20. Use the ½”  in chicago screw at the holes in the two holes on the palm through a roll of the velcro *You will have to drill the velcro in order for the screws to go through.* Make sure to pre cut the velcro so it can sufficiently cover a wrist.


 

21. Similarly to the palm, use ½” chicago screws through the gauntlet and a roll of velcro. Make sure to pre cut the velcro so that it fits around a forearm.

22. Similarly to the palm, use ½” chicago screws through the gauntlet and a roll of velcro. Make sure to pre cut the velcro so that it fits around a forearm.

23. Apply foam (cut to fit) on any sharp or uncomfortable parts of the palm that hit the skin. This will ensure comfort.

24. Tighten the screws in the 5 holes at the bottom of the tensioner on the gauntlet. The screws should go into the tendons in order to ensure that the tensioner blocks don’t move.

 

26. This is the front and back view of the finished cyborg beast hand!

 

Difficulty: 
Collaborators: 
caiyaya
Number of Forks: 
0
Choose at least one category.: 
Tools: 
Name: 
Ultimaker 2+ 3D Printer
Quantity: 
1
Name: 
Orbital sander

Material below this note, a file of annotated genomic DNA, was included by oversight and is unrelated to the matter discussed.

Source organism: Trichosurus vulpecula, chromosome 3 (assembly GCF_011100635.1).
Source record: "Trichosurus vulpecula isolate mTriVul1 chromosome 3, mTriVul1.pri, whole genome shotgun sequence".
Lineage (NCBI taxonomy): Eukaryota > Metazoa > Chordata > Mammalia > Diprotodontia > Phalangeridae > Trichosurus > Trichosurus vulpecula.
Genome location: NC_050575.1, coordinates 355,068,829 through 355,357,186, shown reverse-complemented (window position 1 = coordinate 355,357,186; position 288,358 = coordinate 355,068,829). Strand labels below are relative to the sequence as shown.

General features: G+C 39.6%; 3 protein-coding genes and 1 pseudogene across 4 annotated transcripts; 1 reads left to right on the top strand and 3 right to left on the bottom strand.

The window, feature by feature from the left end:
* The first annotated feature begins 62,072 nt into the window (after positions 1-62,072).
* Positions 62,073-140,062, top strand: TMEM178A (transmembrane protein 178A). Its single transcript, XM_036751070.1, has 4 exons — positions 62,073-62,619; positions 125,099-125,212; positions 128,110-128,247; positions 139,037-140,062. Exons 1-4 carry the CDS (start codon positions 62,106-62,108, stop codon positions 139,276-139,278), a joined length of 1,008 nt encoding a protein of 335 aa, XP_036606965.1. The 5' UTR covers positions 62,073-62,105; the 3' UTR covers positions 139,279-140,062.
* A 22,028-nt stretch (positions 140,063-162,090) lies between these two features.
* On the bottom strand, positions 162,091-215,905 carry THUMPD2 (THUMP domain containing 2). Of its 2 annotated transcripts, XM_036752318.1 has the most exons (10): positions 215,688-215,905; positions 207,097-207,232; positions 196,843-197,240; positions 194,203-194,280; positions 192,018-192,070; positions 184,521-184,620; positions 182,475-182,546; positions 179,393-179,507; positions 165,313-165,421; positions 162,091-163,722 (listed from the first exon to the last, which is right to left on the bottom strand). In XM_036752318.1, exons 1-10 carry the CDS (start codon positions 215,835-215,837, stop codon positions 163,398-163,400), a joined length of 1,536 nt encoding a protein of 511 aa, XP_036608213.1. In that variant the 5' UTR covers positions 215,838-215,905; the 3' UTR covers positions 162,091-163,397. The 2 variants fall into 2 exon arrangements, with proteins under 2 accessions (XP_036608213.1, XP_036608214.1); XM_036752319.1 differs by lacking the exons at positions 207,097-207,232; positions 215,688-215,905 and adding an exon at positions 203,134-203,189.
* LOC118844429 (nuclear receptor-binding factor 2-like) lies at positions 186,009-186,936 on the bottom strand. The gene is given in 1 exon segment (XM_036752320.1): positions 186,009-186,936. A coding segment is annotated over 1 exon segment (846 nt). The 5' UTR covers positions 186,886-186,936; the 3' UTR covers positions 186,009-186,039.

Quantity: 
1
Name: 
Tweezers
Quantity: 
1
Name: 
Lighter
Quantity: 
1
Name: 
Cordless drill
Quantity: 
1
Materials: 
Name: 
3D Printed Gauntlet with Tensioner
Quantity or amount: 
1
Name: 
3D Printed Thumb Phalange
Quantity or amount: 
1
Name: 
3D Printed Thumb with Bumps
Quantity or amount: 
1
Name: 
3D Printed Right Palm
Quantity or amount: 
1
Name: 
3D Printed Finger Phalange
Quantity or amount: 
4
Name: 
3D Printed Finger with Bumps
Quantity or amount: 
4
Name: 
3D Printed Tensioner Pins
Quantity or amount: 
5
Name: 
PLA Fillament
Quantity or amount: 
2
Boards & Kits: 
Name: 
E-nable Cyborg Beast Kit
Quantity: 
1
Team Members: 
Team member name: 
caiyaya
What role did this person play on the project?: 
Project Lead
Public
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Teaser: 
Build a prosthetic hand to support those without their respective hands, arms, or fingers.
Aha! moment: 
Our AHA moment was when we figured out the proper setting on our 3D printer to when printing our parts.
Uh-oh! moment: 
When we started this project we weren’t well versed in using the 3D printer. This resulted in multiple prints not coming out properly. At first it was frustrating, but all the failed attempts helped us learn and become better at handling the 3D printer.
Show & Tell video as default: 
Creation Date: 
Friday, November 2, 2018 - 13:56